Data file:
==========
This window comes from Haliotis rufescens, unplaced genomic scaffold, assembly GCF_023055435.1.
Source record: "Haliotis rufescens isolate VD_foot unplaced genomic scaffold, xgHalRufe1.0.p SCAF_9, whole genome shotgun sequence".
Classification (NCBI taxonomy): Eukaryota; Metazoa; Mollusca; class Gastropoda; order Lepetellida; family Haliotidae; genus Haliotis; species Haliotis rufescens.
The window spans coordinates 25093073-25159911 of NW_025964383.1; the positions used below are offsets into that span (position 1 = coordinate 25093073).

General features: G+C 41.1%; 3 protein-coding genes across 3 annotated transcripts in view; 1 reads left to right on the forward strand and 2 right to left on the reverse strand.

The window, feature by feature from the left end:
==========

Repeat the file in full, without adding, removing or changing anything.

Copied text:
This window comes from Haliotis rufescens, unplaced genomic scaffold, assembly GCF_023055435.1.
Source record: "Haliotis rufescens isolate VD_foot unplaced genomic scaffold, xgHalRufe1.0.p SCAF_9, whole genome shotgun sequence".
Classification (NCBI taxonomy): Eukaryota; Metazoa; Mollusca; class Gastropoda; order Lepetellida; family Haliotidae; genus Haliotis; species Haliotis rufescens.
The window spans coordinates 25093073-25159911 of NW_025964383.1; the positions used below are offsets into that span (position 1 = coordinate 25093073).

General features: G+C 41.1%; 3 protein-coding genes across 3 annotated transcripts in view; 1 reads left to right on the forward strand and 2 right to left on the reverse strand.

The window, feature by feature from the left end: